A new poll found that more than a quarter of Americans “definitely don’t feel the urge to send their children back to school within the next few weeks.”
The survey, Ipsos conducted in 16 countries In a four-day break earlier this month, 46 percent of Americans who voted said they were not comfortable allowing their children to return to the classroom in the coming weeks amid the coronavirus epidemic.
Twenty-eight percent said they would not return their youth at any time.
Meanwhile, just 26 percent of Americans feel the prospect of sending their children back to school.
Around the world, confidence in children returning to school was highest in Australia, where 59 per cent of respondents said they were comfortable with reopening schools. South Korea is followed by Australia at 49% and China at 43%.
In contrast, 44 percent of Brazilians said they would definitely not send their children to school in the next few weeks, with the vast majority of respondents in the promised countries.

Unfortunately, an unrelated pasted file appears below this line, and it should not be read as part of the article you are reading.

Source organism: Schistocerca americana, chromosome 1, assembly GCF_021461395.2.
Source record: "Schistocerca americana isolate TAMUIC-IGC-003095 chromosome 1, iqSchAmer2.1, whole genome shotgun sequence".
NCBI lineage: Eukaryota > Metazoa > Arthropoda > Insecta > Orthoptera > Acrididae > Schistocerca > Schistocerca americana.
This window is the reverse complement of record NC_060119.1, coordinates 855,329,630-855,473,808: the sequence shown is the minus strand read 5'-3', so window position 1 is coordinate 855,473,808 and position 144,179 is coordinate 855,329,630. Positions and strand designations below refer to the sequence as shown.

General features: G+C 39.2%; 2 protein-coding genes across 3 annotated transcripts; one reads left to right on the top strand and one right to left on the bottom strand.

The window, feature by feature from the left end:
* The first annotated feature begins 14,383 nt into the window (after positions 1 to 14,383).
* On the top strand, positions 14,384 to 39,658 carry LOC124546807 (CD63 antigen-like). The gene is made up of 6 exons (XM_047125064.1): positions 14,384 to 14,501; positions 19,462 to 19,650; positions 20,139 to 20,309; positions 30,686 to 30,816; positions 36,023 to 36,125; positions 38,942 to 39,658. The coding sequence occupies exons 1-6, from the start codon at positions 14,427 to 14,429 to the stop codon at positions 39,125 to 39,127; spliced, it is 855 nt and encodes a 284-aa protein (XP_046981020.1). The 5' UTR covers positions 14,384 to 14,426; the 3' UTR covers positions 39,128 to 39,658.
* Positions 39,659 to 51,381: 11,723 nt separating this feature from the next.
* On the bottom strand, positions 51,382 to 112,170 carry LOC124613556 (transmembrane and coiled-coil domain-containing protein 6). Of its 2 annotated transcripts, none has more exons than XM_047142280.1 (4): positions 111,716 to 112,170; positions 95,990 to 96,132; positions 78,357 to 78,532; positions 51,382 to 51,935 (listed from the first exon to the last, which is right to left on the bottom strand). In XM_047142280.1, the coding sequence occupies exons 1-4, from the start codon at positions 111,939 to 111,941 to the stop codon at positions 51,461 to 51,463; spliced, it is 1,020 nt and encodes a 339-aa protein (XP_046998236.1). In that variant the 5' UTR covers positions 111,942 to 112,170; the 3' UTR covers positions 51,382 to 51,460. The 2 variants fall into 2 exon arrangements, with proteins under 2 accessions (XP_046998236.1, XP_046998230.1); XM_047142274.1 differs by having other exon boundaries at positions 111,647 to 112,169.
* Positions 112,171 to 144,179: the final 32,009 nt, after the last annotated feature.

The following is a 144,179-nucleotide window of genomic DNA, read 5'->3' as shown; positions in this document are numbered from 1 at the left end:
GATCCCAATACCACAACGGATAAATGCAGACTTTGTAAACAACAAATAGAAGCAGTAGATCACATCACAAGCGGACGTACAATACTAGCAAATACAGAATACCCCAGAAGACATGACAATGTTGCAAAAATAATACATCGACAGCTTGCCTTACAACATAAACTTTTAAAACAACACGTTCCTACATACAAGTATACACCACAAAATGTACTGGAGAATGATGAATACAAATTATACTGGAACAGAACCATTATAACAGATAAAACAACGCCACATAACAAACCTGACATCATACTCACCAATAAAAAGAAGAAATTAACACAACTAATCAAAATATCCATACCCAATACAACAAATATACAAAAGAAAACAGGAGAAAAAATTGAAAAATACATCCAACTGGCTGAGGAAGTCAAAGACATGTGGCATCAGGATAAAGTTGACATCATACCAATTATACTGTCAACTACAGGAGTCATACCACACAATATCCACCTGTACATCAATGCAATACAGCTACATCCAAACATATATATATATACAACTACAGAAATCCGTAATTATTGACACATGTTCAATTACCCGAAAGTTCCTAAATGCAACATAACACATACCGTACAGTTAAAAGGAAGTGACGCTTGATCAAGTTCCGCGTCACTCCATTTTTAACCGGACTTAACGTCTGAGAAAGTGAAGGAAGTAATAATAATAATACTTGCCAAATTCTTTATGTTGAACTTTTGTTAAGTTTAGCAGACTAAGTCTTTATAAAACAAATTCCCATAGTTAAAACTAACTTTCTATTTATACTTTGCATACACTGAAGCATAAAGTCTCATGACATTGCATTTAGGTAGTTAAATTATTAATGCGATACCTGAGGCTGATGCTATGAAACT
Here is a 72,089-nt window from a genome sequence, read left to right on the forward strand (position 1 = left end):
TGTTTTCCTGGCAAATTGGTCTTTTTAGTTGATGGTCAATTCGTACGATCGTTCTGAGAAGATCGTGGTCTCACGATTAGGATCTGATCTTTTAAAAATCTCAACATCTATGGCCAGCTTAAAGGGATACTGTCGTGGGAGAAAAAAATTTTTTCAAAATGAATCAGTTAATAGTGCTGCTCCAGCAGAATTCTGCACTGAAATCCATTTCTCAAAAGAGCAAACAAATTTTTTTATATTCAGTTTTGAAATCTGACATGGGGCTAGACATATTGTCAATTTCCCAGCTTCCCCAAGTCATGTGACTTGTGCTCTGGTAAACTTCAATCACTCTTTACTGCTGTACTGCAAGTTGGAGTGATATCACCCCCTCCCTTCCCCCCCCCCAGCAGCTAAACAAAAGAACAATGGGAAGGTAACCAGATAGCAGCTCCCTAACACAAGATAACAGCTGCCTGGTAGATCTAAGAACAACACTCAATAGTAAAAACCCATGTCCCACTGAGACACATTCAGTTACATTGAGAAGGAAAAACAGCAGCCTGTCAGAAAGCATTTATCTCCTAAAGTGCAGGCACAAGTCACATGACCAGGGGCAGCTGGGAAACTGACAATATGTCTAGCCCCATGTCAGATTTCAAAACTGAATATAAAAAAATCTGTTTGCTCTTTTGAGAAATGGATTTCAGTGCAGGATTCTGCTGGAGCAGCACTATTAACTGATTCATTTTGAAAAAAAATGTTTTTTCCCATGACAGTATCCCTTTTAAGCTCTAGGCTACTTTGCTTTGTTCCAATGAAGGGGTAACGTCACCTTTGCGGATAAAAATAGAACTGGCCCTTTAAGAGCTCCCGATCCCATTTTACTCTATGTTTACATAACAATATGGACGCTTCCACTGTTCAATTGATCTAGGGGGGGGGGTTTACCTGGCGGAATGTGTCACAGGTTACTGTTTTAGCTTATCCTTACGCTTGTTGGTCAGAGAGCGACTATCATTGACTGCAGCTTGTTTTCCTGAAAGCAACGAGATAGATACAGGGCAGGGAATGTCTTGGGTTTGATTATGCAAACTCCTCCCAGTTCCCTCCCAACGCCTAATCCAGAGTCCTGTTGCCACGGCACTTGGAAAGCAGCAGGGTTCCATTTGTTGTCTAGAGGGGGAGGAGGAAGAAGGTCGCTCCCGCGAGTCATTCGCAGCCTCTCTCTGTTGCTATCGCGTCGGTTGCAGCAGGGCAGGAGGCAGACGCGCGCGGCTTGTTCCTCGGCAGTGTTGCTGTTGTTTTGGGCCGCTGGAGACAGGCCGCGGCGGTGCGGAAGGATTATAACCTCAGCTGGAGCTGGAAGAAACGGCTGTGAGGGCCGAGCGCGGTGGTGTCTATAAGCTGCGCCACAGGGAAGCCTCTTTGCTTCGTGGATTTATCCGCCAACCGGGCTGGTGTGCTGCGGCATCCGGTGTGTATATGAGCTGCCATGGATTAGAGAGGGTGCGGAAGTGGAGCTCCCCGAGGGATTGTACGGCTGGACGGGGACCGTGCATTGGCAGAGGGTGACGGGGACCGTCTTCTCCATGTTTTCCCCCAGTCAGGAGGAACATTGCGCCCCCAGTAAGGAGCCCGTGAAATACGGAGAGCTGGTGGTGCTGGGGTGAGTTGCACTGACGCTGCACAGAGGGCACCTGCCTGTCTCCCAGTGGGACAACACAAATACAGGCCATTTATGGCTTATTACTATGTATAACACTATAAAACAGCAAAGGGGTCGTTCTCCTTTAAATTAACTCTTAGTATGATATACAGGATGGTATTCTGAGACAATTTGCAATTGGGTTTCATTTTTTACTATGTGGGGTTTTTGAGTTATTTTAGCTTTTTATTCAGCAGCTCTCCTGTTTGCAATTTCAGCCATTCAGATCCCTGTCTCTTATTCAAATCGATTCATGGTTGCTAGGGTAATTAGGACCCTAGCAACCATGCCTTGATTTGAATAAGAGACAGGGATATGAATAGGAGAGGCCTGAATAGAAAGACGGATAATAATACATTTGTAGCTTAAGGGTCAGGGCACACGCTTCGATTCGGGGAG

Regarding their return to the workplace, adults in South Korea and Australia were most comfortable returning to the office – 82 per cent and 71 per cent respectively.
Fifty-five percent of Americans, meanwhile, said they felt safe returning to office, and 38 percent said they did not.
In an online poll conducted from May 7 to 10, 16,000 adults were surveyed in the United States, Canada, Australia, Brazil, China, France, Germany, Italy, Spain, India, Japan, Mexico, Russia, South Africa, South Korea and the United Kingdom.
About 1,000 people from each country participated. There is an error of 3.5 percentage points in this poll, plus or minus, Ipsos said.